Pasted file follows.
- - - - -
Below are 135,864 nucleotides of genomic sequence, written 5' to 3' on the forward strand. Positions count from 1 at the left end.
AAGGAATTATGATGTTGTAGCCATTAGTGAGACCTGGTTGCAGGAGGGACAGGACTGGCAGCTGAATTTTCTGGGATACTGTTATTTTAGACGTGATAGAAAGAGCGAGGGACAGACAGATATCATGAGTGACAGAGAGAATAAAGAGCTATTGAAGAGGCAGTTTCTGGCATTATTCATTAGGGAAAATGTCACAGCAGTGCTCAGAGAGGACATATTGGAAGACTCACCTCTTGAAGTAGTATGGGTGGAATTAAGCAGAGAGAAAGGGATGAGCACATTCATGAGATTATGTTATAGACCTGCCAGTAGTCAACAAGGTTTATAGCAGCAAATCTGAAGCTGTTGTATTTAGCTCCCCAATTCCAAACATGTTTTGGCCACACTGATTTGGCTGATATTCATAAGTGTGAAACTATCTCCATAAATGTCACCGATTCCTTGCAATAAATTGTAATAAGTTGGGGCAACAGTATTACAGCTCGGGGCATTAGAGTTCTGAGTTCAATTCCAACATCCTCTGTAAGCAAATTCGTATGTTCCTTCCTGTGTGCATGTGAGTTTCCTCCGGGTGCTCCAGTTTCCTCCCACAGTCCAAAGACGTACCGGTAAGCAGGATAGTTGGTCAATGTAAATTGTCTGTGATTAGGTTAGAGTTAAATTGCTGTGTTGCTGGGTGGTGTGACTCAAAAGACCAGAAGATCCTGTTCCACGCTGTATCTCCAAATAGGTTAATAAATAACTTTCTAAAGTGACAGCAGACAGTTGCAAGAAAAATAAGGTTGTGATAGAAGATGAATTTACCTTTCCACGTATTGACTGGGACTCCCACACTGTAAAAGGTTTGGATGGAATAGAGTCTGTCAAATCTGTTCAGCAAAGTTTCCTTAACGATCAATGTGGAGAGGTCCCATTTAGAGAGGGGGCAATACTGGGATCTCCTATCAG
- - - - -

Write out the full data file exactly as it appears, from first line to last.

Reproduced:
Below are 135,864 nucleotides of genomic sequence, written 5' to 3' on the forward strand. Positions count from 1 at the left end.
AAGGAATTATGATGTTGTAGCCATTAGTGAGACCTGGTTGCAGGAGGGACAGGACTGGCAGCTGAATTTTCTGGGATACTGTTATTTTAGACGTGATAGAAAGAGCGAGGGACAGACAGATATCATGAGTGACAGAGAGAATAAAGAGCTATTGAAGAGGCAGTTTCTGGCATTATTCATTAGGGAAAATGTCACAGCAGTGCTCAGAGAGGACATATTGGAAGACTCACCTCTTGAAGTAGTATGGGTGGAATTAAGCAGAGAGAAAGGGATGAGCACATTCATGAGATTATGTTATAGACCTGCCAGTAGTCAACAAGGTTTATAGCAGCAAATCTGAAGCTGTTGTATTTAGCTCCCCAATTCCAAACATGTTTTGGCCACACTGATTTGGCTGATATTCATAAGTGTGAAACTATCTCCATAAATGTCACCGATTCCTTGCAATAAATTGTAATAAGTTGGGGCAACAGTATTACAGCTCGGGGCATTAGAGTTCTGAGTTCAATTCCAACATCCTCTGTAAGCAAATTCGTATGTTCCTTCCTGTGTGCATGTGAGTTTCCTCCGGGTGCTCCAGTTTCCTCCCACAGTCCAAAGACGTACCGGTAAGCAGGATAGTTGGTCAATGTAAATTGTCTGTGATTAGGTTAGAGTTAAATTGCTGTGTTGCTGGGTGGTGTGACTCAAAAGACCAGAAGATCCTGTTCCACGCTGTATCTCCAAATAGGTTAATAAATAACTTTCTAAAGTGACAGCAGACAGTTGCAAGAAAAATAAGGTTGTGATAGAAGATGAATTTACCTTTCCACGTATTGACTGGGACTCCCACACTGTAAAAGGTTTGGATGGAATAGAGTCTGTCAAATCTGTTCAGCAAAGTTTCCTTAACGATCAATGTGGAGAGGTCCCATTTAGAGAGGGGGCAATACTGGGATCTCCTATCAG